"I think there's going to be a rapid adoption of artificial intelligence platforms in our field," says David Sheyn, MD.
In this interview, David Sheyn, MD, discusses anticipations for the field of female pelvic medicine and reconstructive surgery (FPMRS) in the coming years, including insight into the role that artificial intelligence (AI) can play in new developments. Sheyn was just named the Division Chief of Female Pelvic Medicine at University Hospitals (UH), and he is also an assistant professor of urology and reproductive biology at Case Western Reserve University in Cleveland, Ohio.
I think there's going to be a rapid adoption of artificial intelligence platforms in our field. We saw that at the most recent SUFU [Society of Urodynamics, Female Pelvic Medicine & Urogenital Reconstruction] meeting. A lot of the research is in the development of these kinds of models, but very little is directed at proving that they're useful in the clinical setting. What I would like to see and what we're doing ourselves is we built models, and now we're doing randomized controlled trials, implementing these models in clinical practice to see if they're actually beneficial.
Last year, we developed a model to predict opioid use after urogynecologic surgery. The model was fairly predictive of how much narcotic to prescribe, and now [UH has] a randomized controlled trial that's halfway done recruiting, where we're randomly assigning patients to either a surgeon deciding how much medication they get to go home with, or we're allowing the algorithm to decide. What we hope will happen is that A.) there will be no difference in pain control; that patients in either group will have low levels of pain, but B.) that this model can help substantially decrease the number of opioids prescribed.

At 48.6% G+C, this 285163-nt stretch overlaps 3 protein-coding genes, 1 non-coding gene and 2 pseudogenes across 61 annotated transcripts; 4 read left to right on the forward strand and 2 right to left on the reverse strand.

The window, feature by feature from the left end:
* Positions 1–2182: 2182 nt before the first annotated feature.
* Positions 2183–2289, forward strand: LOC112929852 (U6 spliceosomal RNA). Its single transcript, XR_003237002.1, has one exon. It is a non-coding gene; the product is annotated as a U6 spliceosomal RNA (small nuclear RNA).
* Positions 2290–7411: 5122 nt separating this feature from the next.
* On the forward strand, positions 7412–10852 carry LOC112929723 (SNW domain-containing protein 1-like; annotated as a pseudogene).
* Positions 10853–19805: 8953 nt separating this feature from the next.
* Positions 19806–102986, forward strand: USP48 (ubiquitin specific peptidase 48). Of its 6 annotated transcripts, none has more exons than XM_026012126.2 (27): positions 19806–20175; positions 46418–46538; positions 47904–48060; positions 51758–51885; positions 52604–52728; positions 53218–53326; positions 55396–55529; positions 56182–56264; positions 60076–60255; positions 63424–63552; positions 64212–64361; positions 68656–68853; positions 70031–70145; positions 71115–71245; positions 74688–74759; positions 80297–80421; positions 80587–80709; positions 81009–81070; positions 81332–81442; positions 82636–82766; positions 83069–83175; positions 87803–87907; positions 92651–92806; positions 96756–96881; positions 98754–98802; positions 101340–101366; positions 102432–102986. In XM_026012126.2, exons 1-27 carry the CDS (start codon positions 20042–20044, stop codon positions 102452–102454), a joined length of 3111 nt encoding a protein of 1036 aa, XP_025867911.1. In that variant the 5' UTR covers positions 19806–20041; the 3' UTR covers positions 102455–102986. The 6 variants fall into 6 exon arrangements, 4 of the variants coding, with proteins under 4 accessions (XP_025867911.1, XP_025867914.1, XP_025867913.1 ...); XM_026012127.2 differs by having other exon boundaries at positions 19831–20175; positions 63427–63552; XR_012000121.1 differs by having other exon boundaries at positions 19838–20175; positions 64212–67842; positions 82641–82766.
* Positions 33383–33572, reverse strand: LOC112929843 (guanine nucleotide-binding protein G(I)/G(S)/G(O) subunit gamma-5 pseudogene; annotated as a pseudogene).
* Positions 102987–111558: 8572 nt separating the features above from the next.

One of the biggest issues with the opioid epidemic is not necessarily that the patients are developing dependence on these medications, it's that there's a lot of leftover medication and there's diversion of these pills and no good way of getting rid of them. So, if you prescribe 1 or 2 instead of 20, then we can maybe make a dent in this in the future. When we were actually building the model, even though we thought we were doing a good job and prescribing not very many, we found that we were overprescribing by 200% to 300% on average.
This transcription has been edited for clarity.